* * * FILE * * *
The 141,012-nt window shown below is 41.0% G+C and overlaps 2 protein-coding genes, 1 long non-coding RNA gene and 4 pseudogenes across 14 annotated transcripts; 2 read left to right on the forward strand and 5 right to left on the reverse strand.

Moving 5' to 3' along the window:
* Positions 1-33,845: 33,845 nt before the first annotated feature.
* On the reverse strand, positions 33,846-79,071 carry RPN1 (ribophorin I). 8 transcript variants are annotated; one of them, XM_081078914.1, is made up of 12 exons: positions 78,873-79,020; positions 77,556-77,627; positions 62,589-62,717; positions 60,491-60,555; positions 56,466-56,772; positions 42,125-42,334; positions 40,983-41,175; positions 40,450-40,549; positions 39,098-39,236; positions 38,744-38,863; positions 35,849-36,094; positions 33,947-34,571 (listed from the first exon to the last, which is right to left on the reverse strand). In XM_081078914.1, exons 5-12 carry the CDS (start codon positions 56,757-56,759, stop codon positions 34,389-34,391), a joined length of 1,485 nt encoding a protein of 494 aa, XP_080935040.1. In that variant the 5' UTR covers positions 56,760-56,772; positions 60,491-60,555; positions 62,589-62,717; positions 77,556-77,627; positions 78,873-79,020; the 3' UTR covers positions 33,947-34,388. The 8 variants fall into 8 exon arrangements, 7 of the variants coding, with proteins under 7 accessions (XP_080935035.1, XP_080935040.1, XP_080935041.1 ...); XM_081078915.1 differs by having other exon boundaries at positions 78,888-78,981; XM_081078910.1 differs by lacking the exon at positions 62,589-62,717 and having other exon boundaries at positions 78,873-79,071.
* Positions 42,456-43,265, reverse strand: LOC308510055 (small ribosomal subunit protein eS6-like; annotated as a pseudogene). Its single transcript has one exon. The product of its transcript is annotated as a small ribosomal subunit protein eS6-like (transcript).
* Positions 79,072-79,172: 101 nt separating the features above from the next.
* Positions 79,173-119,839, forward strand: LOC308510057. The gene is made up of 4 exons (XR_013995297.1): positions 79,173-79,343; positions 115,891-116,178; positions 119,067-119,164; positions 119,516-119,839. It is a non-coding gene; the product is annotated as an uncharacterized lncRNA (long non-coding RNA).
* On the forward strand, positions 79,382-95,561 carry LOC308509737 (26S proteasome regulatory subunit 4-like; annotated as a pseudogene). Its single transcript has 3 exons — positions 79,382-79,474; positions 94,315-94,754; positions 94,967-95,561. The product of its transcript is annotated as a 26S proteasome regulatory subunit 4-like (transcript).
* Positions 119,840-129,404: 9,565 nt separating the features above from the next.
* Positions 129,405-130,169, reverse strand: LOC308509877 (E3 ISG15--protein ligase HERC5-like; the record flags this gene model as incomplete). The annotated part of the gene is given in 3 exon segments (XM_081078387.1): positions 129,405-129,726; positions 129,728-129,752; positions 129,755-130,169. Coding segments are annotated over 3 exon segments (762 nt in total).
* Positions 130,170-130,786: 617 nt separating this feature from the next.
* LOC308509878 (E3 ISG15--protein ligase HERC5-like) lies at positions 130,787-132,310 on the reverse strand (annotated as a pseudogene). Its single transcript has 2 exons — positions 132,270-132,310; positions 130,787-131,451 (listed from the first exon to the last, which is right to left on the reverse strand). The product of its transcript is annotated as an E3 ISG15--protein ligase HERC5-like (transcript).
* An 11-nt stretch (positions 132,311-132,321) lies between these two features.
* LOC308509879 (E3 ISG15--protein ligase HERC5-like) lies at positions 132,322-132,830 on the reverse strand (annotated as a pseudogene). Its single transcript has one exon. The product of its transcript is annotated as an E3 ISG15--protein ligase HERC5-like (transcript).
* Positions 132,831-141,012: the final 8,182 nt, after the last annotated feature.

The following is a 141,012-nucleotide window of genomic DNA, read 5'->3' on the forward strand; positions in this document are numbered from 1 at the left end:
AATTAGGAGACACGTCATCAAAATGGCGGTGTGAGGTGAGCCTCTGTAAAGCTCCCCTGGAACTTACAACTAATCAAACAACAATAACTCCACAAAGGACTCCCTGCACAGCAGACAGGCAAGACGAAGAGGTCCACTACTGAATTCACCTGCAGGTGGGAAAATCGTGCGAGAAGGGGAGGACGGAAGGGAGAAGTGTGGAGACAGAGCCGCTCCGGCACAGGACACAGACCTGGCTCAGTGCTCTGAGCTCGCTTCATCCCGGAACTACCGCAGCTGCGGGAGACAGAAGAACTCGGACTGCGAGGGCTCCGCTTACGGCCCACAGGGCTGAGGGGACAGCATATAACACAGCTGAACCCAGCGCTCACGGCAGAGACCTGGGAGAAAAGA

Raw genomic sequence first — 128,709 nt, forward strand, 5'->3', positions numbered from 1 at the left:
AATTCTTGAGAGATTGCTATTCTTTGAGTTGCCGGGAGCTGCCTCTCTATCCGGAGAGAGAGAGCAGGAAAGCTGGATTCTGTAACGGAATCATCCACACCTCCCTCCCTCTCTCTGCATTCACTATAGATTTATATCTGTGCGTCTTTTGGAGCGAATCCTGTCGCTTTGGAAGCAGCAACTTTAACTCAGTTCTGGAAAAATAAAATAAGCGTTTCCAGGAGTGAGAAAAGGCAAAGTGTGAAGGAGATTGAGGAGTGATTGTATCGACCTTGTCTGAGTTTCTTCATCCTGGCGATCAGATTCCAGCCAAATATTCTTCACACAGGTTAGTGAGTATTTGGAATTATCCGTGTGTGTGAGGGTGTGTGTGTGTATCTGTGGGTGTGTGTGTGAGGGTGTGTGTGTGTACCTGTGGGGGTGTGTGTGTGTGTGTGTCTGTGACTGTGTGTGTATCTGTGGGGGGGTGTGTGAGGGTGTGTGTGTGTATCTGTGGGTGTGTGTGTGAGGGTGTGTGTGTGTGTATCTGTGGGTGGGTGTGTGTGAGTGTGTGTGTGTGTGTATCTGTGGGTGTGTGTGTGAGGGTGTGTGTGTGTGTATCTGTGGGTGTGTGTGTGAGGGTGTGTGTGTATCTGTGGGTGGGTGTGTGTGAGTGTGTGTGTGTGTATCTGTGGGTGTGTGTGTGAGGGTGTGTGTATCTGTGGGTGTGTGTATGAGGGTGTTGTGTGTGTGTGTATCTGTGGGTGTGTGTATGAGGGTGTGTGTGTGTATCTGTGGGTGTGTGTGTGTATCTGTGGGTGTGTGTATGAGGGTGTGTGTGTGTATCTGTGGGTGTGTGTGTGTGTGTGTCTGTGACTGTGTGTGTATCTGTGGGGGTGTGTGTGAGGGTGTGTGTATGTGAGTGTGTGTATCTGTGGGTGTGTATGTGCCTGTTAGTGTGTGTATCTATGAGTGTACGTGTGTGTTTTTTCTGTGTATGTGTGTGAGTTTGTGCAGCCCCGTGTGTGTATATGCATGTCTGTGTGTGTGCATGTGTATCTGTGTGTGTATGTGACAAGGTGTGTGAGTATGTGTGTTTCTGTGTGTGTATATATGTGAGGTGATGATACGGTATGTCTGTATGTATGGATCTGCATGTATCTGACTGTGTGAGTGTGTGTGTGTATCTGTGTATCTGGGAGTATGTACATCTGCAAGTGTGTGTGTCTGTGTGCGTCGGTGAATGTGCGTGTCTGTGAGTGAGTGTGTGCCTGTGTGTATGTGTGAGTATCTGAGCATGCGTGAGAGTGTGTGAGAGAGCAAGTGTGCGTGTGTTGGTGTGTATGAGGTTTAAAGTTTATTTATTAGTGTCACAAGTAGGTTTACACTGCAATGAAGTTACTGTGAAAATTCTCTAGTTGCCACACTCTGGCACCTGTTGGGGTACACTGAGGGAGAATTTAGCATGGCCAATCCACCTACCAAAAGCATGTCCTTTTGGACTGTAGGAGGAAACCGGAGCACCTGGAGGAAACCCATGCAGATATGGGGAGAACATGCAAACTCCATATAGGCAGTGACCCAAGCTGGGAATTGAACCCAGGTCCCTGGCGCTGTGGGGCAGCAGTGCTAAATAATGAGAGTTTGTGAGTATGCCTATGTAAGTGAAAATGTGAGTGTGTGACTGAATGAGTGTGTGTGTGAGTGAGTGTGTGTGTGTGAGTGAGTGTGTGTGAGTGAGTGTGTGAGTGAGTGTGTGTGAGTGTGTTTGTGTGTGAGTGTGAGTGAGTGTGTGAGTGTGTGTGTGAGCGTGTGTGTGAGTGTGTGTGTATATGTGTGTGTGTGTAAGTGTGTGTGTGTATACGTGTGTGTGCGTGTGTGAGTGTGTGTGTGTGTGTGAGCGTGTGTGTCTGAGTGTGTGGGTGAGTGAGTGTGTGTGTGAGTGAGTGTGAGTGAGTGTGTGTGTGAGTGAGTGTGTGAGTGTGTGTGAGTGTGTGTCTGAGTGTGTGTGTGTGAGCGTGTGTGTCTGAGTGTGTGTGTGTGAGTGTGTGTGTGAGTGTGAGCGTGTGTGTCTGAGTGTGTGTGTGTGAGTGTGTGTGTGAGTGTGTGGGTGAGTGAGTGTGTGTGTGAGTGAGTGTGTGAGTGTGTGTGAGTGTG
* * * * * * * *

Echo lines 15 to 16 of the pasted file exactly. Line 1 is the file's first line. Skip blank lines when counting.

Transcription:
* Positions 132,831-141,012: the final 8,182 nt, after the last annotated feature.

The following is a 141,012-nucleotide window of genomic DNA, read 5'->3' on the forward strand; positions in this document are numbered from 1 at the left end: